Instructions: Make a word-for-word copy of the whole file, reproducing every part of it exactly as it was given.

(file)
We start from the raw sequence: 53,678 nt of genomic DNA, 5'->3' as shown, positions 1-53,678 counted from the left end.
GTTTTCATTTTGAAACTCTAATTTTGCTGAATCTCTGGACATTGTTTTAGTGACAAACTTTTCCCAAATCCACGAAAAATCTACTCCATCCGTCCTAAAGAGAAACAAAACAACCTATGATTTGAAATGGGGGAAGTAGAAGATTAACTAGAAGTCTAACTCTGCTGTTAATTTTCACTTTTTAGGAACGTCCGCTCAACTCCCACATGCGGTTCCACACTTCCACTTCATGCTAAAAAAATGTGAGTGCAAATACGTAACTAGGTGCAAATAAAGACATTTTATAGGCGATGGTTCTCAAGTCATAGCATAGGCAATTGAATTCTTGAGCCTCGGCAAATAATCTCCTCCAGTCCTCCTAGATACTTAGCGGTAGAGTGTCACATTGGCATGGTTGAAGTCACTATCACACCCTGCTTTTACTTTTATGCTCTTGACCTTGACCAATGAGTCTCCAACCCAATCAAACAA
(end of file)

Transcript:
We start from the raw sequence: 53,678 nt of genomic DNA, 5'->3' as shown, positions 1-53,678 counted from the left end.
GTTTTCATTTTGAAACTCTAATTTTGCTGAATCTCTGGACATTGTTTTAGTGACAAACTTTTCCCAAATCCACGAAAAATCTACTCCATCCGTCCTAAAGAGAAACAAAACAACCTATGATTTGAAATGGGGGAAGTAGAAGATTAACTAGAAGTCTAACTCTGCTGTTAATTTTCACTTTTTAGGAACGTCCGCTCAACTCCCACATGCGGTTCCACACTTCCACTTCATGCTAAAAAAATGTGAGTGCAAATACGTAACTAGGTGCAAATAAAGACATTTTATAGGCGATGGTTCTCAAGTCATAGCATAGGCAATTGAATTCTTGAGCCTCGGCAAATAATCTCCTCCAGTCCTCCTAGATACTTAGCGGTAGAGTGTCACATTGGCATGGTTGAAGTCACTATCACACCCTGCTTTTACTTTTATGCTCTTGACCTTGACCAATGAGTCTCCAACCCAATCAAACAA